Cinereous winged, even swifter than the wind,
they fly in, through a chink in the horizon.
All that breathes – moves – quakes, quickly
darts for cover. The hare into the hawthorn bush,
the dove to its cot – the vole to the sanctity
of its hole in the north side of the bank.
A red-legged partridge calls her chicks; in
haphazard fashion, she shepherds them
to the depths of the woodbine.
And so, tentatively, they hover …hang as if suspended
by invisible thread in mid-air, then they drop like a stone;
a stoat becomes a tasty breakfast for a hawk. Likewise,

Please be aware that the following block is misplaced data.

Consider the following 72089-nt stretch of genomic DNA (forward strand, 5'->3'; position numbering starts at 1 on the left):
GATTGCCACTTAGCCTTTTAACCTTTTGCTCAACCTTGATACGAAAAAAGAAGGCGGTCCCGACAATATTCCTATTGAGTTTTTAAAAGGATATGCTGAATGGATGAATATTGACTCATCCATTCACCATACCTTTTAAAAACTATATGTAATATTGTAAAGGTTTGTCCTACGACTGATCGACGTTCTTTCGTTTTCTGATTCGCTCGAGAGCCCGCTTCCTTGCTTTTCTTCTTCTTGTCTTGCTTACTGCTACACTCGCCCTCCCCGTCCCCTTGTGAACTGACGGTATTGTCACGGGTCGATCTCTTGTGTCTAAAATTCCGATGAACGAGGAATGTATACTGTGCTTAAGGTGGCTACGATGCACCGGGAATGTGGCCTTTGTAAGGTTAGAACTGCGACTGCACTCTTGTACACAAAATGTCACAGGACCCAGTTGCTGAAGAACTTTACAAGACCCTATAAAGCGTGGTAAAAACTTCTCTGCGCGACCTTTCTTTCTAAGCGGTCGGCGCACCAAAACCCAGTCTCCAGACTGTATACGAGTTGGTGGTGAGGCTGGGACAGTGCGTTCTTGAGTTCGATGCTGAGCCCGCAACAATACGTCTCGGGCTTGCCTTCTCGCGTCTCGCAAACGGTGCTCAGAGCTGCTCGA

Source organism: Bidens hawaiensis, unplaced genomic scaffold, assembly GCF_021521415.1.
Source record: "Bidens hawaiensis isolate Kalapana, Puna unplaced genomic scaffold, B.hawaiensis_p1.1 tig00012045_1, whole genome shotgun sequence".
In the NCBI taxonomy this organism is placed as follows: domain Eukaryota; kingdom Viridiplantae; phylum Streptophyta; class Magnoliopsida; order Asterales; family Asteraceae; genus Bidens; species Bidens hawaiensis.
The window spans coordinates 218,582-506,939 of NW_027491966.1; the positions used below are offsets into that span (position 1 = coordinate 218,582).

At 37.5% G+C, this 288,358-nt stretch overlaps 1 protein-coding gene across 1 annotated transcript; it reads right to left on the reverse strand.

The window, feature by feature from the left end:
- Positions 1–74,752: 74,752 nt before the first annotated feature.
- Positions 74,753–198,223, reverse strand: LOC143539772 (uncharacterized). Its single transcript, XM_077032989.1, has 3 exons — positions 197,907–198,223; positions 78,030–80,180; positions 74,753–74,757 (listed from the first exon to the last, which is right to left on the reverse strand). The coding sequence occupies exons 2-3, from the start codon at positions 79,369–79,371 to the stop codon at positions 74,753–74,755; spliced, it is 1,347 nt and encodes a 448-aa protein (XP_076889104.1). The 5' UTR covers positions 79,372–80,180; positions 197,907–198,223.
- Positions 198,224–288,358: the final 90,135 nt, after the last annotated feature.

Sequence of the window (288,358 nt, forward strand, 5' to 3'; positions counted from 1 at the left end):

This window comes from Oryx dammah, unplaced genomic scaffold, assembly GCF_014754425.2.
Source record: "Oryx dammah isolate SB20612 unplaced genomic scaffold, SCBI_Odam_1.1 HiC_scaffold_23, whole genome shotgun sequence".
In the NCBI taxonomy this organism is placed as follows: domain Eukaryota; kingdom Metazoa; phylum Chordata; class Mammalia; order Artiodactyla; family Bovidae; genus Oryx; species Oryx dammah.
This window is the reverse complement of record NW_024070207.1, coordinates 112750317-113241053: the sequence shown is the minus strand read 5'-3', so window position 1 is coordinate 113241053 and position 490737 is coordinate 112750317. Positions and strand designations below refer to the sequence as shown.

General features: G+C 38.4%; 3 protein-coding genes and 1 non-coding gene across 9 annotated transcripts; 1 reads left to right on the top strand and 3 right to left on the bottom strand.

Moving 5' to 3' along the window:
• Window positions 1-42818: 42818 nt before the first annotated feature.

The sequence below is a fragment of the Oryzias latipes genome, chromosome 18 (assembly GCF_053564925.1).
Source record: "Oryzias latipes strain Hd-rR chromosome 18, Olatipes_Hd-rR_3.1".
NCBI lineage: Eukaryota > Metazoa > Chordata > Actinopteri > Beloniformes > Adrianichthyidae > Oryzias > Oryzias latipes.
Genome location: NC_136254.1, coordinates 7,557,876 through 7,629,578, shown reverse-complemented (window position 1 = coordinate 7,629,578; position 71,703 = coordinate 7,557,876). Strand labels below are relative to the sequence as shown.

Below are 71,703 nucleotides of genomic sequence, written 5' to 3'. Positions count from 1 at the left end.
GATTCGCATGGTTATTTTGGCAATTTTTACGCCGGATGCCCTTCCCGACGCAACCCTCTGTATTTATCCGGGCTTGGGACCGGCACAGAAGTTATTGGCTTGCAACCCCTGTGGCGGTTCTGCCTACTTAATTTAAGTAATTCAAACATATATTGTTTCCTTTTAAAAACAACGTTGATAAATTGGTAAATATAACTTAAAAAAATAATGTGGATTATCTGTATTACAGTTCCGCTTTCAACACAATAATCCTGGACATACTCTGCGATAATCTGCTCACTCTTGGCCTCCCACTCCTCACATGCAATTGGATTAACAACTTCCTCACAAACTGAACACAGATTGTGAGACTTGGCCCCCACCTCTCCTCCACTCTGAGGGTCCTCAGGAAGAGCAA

an unsuspecting toad – too slow, in its futile attempt
to hide beneath a rock …
Meanwhile, I look on in with mixed emotions. Me
who wouldn’t, couldn’t harm a soul – both in pity
and in complete and utter awe. Not just of birds,
fish, insects or animals, but of all the untold others
ruled by tougher law, as I sit in cloistered kitchen; those
governed by nature’s inexorable law of sheer survival.